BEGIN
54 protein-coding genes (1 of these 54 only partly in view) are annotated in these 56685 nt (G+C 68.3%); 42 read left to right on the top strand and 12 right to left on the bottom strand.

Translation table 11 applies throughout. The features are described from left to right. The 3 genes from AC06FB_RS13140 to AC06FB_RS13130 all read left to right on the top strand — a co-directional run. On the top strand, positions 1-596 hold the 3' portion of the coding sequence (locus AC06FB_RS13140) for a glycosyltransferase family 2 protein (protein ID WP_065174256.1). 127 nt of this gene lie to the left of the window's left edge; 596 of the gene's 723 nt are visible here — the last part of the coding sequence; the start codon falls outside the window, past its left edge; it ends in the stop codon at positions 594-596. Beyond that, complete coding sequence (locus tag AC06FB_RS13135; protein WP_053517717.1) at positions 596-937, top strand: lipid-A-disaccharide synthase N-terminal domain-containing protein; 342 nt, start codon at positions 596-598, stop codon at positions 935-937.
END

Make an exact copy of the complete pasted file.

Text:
54 protein-coding genes (1 of these 54 only partly in view) are annotated in these 56685 nt (G+C 68.3%); 42 read left to right on the top strand and 12 right to left on the bottom strand.

Translation table 11 applies throughout. The features are described from left to right. The 3 genes from AC06FB_RS13140 to AC06FB_RS13130 all read left to right on the top strand — a co-directional run. On the top strand, positions 1-596 hold the 3' portion of the coding sequence (locus AC06FB_RS13140) for a glycosyltransferase family 2 protein (protein ID WP_065174256.1). 127 nt of this gene lie to the left of the window's left edge; 596 of the gene's 723 nt are visible here — the last part of the coding sequence; the start codon falls outside the window, past its left edge; it ends in the stop codon at positions 594-596. Beyond that, complete coding sequence (locus tag AC06FB_RS13135; protein WP_053517717.1) at positions 596-937, top strand: lipid-A-disaccharide synthase N-terminal domain-containing protein; 342 nt, start codon at positions 596-598, stop codon at positions 935-937.